Secured Credit Card: Be Careful
How should we use a secured credit card to build credit?
Husband and I got a secured credit card to improve credit rating. We were told to charge $100 and then make minimum monthly payments on that. We do not wish to pay 21% interest charges. Can we charge $100 each month and pay that amount off each month and still get a better credit rating?
Thank you for your question about secured credit card and improving your credit.
Before I explain some techniques to deal with your credit problem, my first recommendation is to avoid the lender who gave you such poor financial advice. On the one hand, you need to take out a credit card or a loan to establish your credit history and this will cost you money in annual fees and/or financial costs; however, you don’t have to overpay to build up credit.
Establishing credit with a secured credit card is a common tactic when a person wants to build a credit score. In general, you cannot obtain a loan or credit if you do not have a credit history. A lender judges their lending policy on your financial ability to repay a loan, and your willingness to repay. That means that the creditor analyzes your past payment history, as reported on your credit report, and reflected by your credit score.
Before you take a secured credit card learn about:
- Reasons to take a secured credit card
- Terms to look for when shopping
- Other steps to take to improve bad credit
Reasons to Apply For a Secured Credit Card
A secured card is one tool that can help you improve your credit score. The lender lets you take out a credit line, based on a deposit that you leave with him as collateral. In order to build your credit score you will need to follow these important rules:
- Always make you payments on time.
- Use your card but make sure that it is being reported to the major CRAs (Credit Reporting Agencies) such as Experian, Equifax, and TransUnion.
- Don't max out your available credit. If your line of credit is $100, then you can charge up to $100 per month. However, pay off at least 70%. Remember the more you don't pay off, the less you have to use for the next month.
- Avoid making only minimum payments. Minimum payments: Making minimum payments stretches out your payment schedule. Basically, the company is telling you that you should take out a $100 loan that you pay back close to $21 in interest per year. While those are relatively small values, it still is an expensive loan. Check out Bills.com minimum payment calculator to see just how much a small purchase will cost you.
Secured Credit Card: Shop Around for Good Conditions
When shopping for a secured credit card shop, look at these features:
- Amount of Deposit: Your deposit will determine the amount of credit you can receive. A $100 deposit is a very small amount. For example, Wells Fargo Secured Credit Card requires a deposit between $300-10,000, into a collateral account. Your credit line will be equivalent to your deposit.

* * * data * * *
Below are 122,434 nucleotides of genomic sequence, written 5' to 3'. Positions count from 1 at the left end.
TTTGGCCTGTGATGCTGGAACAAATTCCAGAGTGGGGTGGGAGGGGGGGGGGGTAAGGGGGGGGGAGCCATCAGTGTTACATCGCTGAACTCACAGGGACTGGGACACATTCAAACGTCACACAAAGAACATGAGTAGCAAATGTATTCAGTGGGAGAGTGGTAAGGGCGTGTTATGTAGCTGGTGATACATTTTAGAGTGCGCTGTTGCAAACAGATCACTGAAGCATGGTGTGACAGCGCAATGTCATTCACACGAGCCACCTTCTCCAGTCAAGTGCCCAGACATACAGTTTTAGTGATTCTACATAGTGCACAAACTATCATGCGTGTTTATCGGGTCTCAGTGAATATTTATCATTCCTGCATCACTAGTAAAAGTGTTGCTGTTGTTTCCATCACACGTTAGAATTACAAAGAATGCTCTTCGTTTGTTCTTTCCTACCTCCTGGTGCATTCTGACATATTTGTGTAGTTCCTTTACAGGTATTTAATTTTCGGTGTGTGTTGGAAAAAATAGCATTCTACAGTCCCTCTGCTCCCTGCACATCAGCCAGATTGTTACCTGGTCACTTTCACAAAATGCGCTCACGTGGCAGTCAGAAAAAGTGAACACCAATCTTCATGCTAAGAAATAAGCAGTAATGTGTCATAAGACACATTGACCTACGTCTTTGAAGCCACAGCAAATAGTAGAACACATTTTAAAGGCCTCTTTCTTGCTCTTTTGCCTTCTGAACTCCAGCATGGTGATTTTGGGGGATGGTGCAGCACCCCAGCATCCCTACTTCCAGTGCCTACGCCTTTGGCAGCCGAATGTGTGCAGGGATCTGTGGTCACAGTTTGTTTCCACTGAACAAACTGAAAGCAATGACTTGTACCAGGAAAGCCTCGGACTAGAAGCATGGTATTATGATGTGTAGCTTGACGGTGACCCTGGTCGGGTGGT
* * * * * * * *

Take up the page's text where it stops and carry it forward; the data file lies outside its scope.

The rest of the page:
- Interest rates: Secured card rates vary from bank to bank. Interest rates are variable, tied to the prime rate. Interest rates vary, depending on the type of activity, including purchases, balance transfers and cash advances.
- Annual Fees: Annual fees vary. If you are taking a small line of credit, then a small charge translates into a big expense. For example if you have a $25 fee on a $100 line of credit, that is a 25% fee.
- General conditions of credit cards:
- Minimum payment
- Payment date and the last date before you are charged penalty fees, including late payment and returned payment fees.
Here are some examples of rates and fees for two secured cards, as advertised on Wells Fargo and Bank of America, and Capital One’s Web sites on August 2012. Read all the fine print for all the terms and conditions.
|Well Fargo||Bank of America||Capital One|
|Credit Line (based on equivalent deposit*)||$300-$10,000||$300-$4,900||$200-300|
|Interest Rates - Purchases (Variable tied to Prime Rate)||18.99%||20.24%||22.9%|
|* The deposit might be less than your credit line, depending on your credit worthiness.|
Secured Credit Card: Only One Way to Improve Bad Credit
If you are trying to establish credit, then a secured credit card is a good place to start. Other methods include getting a co-signer, taking a small installment loan, or a retail card.
It takes time to build up your credit score. I recommend that in the beginning you be careful with your secured credit card and follow these tips:
- Create a personal budget and track your expenses.
- Treat your secured credit card as cash.
- Make your payments on time. This is the single most important factor in building credit.
- Pay off your secured credit card balance each month. This way you will show activity and keep your credit utilization at the maximum. Try to build up your available credit line.
- Monitor your credit report. Repair your credit and dispute any inaccurate entries.
- Deal with any delinquent and collection accounts. If you don’t know how to deal with them, read Bills.com article about debt relief options.
Looking for help dealing with your debt? Contact one of Bills.com’s pre-screened debt providers for a free debt relief quote.
I hope this information helps you Find. Learn & Save.